I think that’s what Martin Luther King, Jr. was up to when he began to share his dream that one day this nation would rise up and live out the true meaning of its creed of equality, that the sons of former slaves and the sons of former slave owners would be able to sit down together at the table of brotherhood, and that his four little children would be judged not by the color of their skin but by the content of their character.

He was doing what Jesus was doing with his vision of the Kingdom: he was helping us imagine a different kind of reality than the one in which we are living. He was doing what Walter Brueggemann talked about: forming a community with an alternative, liberated imagination that would have the courage and freedom to act in a different vision and a different perception of reality.

So, perhaps the best gift that we, as religious leaders, can give to our city…

…is the gift of imagination.

Breaking Bread, Making Friends

breaking-bread2On Tuesday night I sat down at a table with a few deacons from First Baptist Church and a few from First African Baptist Church. We were at the Golden Corral on Gaskins and Broad, squeezed into a small, private dining room after filling our plates to overflowing at the mind-boggling buffet. Someone said a blessing and we began to eat, and then we began to talk, and then we began to laugh.

Which was precisely the point of the evening.

Earlier this year Pastor Rodney Waller of First African challenged us to “show Richmond what true racial reconciliation looks like.” I was inspired by that challenge, and added that while Jesus commanded us to love our neighbors, we cannot love what we don’t know, and suggested that we spend some time getting to know each other, preferably over dinner.

We looked at that picture of the early church from the end of Acts 2, where it says that the believers “devoted themselves to the apostles’ teaching and to fellowship, to the breaking of bread and to prayer” (vs. 42). A few verses later it says “They broke bread in their homes and ate together with glad and sincere hearts” (vs. 46). Breaking bread was apparently a high priority in the early church, and so we decided to get together and break some bread.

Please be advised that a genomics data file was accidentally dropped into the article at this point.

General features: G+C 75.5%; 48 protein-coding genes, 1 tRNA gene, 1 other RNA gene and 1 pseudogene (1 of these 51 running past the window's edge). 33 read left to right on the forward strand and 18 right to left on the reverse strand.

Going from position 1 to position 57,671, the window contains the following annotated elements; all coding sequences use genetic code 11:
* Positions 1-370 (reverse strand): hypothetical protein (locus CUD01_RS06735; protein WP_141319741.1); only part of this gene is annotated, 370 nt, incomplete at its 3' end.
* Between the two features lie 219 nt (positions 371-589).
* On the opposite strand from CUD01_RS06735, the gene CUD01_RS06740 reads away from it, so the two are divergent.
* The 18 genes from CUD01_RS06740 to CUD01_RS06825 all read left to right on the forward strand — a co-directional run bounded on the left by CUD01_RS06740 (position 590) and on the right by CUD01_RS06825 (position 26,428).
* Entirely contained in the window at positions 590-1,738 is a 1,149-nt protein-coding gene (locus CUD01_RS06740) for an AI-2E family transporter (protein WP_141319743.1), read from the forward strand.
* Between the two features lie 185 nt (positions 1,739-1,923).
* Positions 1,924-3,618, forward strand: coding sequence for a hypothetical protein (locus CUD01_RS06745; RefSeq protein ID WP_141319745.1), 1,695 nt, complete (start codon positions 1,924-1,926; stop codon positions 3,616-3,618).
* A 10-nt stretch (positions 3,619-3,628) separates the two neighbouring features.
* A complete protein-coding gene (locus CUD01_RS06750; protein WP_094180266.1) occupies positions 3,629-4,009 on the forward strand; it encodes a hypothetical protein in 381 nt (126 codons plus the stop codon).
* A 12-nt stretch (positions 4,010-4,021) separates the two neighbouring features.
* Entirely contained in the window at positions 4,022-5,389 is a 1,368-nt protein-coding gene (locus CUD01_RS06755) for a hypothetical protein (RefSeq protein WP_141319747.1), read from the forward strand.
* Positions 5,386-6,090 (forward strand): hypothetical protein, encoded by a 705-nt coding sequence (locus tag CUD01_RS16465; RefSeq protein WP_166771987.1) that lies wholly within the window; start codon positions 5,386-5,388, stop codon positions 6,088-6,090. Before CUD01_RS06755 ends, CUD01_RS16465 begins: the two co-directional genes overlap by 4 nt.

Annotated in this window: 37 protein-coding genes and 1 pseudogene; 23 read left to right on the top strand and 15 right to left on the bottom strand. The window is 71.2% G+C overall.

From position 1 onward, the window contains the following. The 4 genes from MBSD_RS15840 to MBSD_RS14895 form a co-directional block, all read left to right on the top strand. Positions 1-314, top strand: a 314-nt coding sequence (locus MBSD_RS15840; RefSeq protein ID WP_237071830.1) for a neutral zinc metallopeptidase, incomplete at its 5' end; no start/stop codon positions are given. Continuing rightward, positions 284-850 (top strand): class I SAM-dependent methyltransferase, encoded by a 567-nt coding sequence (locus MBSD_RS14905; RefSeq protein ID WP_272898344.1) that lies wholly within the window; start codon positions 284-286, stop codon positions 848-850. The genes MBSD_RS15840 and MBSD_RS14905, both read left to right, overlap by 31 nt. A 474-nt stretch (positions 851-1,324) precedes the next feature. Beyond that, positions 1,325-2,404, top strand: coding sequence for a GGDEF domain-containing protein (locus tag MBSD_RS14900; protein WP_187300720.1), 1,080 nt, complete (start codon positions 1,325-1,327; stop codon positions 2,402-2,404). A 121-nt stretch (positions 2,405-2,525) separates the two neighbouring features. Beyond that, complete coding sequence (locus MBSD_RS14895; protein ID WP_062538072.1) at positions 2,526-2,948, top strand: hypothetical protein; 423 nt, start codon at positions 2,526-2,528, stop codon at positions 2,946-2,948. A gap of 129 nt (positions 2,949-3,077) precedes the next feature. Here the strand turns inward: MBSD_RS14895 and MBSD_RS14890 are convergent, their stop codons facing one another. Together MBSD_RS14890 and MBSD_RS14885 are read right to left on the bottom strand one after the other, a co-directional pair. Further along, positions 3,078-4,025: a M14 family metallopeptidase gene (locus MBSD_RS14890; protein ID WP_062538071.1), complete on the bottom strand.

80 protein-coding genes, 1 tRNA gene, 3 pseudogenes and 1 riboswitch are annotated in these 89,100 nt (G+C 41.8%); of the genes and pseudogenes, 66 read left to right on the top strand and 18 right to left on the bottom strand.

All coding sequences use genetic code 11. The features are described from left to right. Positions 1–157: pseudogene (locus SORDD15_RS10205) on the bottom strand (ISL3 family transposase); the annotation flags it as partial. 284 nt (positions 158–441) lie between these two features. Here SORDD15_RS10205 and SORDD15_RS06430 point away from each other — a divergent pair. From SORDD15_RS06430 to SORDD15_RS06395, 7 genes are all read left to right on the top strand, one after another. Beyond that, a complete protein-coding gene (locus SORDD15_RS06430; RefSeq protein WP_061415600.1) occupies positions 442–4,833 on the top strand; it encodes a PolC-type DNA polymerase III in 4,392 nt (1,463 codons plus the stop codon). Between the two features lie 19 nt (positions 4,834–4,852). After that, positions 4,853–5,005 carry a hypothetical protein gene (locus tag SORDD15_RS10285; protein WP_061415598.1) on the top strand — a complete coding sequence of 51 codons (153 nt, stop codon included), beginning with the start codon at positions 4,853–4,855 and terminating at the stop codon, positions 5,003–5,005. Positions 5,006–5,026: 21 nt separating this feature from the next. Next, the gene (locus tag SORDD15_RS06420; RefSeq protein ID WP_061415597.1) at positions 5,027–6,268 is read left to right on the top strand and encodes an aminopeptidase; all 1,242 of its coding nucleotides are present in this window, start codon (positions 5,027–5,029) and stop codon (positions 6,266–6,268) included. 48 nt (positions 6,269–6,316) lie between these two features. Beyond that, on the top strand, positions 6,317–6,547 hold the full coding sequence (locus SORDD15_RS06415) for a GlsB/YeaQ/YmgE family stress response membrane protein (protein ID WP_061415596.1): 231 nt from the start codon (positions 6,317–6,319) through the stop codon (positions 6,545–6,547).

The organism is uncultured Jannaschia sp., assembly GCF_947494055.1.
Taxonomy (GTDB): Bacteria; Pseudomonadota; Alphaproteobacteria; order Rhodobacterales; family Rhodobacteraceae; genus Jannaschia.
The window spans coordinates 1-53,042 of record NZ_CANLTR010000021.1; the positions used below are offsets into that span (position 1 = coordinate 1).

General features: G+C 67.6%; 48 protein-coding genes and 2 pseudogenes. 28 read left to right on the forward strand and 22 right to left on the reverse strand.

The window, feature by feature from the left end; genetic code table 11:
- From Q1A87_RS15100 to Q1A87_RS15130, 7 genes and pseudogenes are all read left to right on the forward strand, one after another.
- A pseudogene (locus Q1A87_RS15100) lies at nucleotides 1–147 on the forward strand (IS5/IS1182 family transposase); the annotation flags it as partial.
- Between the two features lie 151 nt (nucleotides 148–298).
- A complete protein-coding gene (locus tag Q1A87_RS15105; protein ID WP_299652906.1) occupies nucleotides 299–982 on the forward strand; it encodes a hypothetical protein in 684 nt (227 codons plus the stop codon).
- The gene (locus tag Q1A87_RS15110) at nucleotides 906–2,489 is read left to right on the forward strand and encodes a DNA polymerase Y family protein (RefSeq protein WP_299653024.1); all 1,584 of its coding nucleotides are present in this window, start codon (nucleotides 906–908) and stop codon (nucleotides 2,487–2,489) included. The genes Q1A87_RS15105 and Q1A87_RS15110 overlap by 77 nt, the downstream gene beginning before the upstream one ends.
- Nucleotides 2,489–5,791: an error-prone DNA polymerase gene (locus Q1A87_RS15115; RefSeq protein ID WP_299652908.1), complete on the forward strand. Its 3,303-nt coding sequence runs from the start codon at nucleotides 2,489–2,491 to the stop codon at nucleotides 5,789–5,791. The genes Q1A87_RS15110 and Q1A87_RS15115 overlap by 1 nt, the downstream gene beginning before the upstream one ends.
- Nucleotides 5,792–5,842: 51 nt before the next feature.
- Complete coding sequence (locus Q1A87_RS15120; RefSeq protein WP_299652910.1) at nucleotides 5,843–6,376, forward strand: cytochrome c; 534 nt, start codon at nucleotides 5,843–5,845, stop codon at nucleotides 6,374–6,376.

Do you know how hard it is to get 14 people together for a meal? Bob Palmer does. Bob has been talking to me about First African since I came to Richmond five years ago. He has kept up a relationship with Deacon Booker Jones from that church for much longer than that. The two of them have been hoping and praying that our churches could be more closely connected, so Bob was a logical choice to make the arrangements, but it took six weeks and twice that many attempts to get us all together.

Still, I think we would all say it was worth it.

After dinner we divided into small groups where we were challenged to tell our life stories in five minutes or less. I was amazed, as always, by the way those stories make us human and help us discover how much we have in common. In twenty minutes’ time, at my table, strangers became friends, or at least became a lot more friendly. It turns out that each of us had suffered some hardship, had some disappointments, taken some chances, had some successes.

Life is like that, and it’s like that no matter what color you are.